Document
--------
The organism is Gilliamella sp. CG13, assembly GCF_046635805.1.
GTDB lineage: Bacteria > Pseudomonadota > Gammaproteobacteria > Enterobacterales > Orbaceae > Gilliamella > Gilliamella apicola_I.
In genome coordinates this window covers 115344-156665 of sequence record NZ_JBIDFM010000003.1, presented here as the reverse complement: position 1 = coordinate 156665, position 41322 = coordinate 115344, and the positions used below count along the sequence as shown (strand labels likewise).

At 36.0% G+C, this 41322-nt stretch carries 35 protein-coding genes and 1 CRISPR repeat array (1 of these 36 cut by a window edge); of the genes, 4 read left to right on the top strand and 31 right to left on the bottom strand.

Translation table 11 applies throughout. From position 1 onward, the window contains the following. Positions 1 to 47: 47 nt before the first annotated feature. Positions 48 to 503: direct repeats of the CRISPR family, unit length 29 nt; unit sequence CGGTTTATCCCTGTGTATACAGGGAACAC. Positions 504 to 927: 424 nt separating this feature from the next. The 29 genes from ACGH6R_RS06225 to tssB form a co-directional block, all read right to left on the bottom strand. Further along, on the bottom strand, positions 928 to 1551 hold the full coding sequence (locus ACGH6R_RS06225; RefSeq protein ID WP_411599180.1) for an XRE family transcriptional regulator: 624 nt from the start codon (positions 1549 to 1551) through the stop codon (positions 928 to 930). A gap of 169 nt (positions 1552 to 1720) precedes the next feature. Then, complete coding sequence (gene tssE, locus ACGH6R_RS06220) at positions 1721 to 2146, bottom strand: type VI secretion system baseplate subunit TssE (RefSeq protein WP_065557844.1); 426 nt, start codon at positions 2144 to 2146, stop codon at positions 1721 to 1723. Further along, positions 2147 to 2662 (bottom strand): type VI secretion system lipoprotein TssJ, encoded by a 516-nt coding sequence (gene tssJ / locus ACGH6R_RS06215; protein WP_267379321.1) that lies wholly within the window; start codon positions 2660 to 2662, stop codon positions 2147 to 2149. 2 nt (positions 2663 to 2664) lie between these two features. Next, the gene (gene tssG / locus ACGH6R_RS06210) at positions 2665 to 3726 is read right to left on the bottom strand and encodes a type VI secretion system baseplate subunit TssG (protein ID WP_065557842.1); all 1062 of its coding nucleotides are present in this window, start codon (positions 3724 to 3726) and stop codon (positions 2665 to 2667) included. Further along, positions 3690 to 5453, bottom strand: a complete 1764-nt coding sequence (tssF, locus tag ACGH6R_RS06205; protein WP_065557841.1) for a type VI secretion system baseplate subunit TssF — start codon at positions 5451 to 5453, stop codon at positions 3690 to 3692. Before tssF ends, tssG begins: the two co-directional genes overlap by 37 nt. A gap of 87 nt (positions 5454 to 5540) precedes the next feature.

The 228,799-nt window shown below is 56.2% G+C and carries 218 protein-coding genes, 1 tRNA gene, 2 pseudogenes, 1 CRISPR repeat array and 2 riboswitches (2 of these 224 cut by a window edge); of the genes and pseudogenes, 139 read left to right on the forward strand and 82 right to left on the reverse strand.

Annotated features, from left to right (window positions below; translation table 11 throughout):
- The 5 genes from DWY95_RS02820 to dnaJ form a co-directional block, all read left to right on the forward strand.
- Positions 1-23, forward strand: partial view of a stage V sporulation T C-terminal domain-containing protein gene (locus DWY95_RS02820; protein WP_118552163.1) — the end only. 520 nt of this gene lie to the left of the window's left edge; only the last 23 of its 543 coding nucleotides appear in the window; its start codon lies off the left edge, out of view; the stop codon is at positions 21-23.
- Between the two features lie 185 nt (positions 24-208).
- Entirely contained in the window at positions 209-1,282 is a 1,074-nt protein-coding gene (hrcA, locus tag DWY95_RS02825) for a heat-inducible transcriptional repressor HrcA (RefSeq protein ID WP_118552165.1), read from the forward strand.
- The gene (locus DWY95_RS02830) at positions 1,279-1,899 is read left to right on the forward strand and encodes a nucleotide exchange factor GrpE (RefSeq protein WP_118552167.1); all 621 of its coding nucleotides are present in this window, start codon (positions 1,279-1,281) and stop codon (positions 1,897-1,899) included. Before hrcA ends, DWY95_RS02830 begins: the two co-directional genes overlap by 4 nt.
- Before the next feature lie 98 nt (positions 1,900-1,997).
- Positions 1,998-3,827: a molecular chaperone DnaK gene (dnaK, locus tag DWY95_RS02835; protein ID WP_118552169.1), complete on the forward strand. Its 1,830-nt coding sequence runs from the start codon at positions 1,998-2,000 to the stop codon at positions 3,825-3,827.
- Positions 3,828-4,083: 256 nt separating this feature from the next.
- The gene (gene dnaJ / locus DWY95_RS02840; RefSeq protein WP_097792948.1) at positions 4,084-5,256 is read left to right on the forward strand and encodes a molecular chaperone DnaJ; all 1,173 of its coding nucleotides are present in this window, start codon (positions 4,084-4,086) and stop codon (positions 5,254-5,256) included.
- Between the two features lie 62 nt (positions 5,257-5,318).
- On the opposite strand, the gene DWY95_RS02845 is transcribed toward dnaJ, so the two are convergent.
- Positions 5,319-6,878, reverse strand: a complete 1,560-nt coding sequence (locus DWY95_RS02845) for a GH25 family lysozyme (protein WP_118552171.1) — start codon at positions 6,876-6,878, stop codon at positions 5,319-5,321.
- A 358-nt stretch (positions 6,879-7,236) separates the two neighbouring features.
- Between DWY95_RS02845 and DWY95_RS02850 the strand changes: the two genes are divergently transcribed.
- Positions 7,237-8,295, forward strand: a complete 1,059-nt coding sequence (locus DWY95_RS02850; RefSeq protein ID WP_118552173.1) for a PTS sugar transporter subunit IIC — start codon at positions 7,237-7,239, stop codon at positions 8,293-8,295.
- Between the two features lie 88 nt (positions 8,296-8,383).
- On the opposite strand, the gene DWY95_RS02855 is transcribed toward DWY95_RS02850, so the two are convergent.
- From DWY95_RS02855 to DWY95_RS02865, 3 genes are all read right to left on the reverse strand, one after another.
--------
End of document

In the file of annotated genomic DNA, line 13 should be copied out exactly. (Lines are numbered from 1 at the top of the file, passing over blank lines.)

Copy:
- Before the next feature lie 98 nt (positions 1,900-1,997).